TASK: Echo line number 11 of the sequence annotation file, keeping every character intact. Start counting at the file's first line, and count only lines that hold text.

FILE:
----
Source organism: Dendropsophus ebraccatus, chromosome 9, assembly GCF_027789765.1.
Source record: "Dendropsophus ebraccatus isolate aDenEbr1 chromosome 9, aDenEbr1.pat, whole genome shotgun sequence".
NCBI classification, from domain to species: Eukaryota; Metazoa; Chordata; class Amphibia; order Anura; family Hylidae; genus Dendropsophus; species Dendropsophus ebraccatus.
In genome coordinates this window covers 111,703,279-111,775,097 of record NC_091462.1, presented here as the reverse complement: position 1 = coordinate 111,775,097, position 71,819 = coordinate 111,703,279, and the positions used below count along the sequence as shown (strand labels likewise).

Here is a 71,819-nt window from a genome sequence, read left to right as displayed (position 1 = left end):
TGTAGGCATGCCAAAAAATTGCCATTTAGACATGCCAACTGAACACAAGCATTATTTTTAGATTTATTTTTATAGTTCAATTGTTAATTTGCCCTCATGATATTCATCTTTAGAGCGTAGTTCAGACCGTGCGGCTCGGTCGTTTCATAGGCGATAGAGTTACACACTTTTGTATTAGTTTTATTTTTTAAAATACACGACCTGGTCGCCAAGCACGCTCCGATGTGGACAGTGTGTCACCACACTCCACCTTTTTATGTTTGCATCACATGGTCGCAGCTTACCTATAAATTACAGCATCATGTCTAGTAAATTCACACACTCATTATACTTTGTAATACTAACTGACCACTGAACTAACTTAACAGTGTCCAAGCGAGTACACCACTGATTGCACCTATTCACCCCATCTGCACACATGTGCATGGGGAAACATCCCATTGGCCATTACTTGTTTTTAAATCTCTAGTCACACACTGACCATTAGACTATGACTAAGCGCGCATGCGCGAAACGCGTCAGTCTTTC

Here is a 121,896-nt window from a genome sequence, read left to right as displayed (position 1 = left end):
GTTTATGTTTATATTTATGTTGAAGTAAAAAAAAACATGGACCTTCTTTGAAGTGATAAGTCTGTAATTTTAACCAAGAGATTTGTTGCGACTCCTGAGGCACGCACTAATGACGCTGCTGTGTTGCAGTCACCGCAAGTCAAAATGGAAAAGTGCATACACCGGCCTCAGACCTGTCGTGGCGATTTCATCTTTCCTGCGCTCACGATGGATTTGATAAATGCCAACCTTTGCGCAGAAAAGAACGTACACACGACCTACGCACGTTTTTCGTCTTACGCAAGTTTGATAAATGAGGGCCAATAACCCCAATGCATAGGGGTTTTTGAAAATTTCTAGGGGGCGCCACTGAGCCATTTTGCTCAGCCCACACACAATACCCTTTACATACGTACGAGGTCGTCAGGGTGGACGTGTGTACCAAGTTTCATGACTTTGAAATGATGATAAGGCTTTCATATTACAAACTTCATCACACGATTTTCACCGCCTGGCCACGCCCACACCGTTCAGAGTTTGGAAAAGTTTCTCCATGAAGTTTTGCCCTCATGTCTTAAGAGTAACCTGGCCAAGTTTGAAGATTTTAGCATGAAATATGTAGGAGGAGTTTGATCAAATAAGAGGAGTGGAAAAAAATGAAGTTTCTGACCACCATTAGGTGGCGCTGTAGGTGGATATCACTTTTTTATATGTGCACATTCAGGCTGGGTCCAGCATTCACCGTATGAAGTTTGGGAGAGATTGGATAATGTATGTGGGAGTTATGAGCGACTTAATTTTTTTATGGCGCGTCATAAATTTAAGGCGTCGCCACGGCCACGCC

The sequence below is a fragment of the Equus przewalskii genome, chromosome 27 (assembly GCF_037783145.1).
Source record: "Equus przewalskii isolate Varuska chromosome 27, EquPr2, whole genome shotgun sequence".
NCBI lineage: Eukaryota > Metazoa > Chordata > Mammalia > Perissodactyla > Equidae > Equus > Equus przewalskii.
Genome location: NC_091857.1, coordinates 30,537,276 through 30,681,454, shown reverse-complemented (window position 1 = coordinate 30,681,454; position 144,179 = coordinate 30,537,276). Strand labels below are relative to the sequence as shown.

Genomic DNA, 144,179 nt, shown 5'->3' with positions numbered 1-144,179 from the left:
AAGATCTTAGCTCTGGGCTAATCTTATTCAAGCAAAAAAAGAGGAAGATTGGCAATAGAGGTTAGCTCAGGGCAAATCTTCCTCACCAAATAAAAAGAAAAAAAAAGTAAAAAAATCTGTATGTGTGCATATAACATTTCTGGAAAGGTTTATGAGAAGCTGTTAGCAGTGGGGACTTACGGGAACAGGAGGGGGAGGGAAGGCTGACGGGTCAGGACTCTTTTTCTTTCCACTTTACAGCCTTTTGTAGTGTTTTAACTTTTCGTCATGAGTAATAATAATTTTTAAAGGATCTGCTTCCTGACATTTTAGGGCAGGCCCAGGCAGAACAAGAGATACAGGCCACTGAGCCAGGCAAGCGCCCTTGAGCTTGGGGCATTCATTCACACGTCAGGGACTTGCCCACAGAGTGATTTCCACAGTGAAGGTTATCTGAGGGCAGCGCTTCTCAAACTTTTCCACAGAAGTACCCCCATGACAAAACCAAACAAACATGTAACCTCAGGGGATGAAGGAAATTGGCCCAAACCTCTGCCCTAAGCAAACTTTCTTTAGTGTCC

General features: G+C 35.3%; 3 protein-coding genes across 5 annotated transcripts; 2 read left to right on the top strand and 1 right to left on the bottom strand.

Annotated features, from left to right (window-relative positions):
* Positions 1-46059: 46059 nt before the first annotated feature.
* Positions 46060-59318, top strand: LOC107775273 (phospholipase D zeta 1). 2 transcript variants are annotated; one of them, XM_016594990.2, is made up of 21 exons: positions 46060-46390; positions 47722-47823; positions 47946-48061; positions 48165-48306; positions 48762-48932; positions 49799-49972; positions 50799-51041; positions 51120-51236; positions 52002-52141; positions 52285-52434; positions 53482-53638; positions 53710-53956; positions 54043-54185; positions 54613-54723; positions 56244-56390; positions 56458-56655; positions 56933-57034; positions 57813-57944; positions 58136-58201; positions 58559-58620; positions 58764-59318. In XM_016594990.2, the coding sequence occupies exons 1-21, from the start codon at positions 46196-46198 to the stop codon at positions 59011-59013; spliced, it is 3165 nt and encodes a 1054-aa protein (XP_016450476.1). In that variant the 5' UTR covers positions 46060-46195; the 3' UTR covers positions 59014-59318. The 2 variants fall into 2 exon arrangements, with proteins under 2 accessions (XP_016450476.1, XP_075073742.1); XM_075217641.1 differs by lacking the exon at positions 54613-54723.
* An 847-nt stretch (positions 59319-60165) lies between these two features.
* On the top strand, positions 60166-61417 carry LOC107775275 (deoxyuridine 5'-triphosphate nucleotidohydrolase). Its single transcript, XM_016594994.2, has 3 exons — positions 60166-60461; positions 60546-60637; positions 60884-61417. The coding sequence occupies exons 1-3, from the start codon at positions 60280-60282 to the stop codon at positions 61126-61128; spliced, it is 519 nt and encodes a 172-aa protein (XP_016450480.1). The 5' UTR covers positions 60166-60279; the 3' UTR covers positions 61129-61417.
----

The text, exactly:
NCBI lineage: Eukaryota > Metazoa > Chordata > Mammalia > Perissodactyla > Equidae > Equus > Equus przewalskii.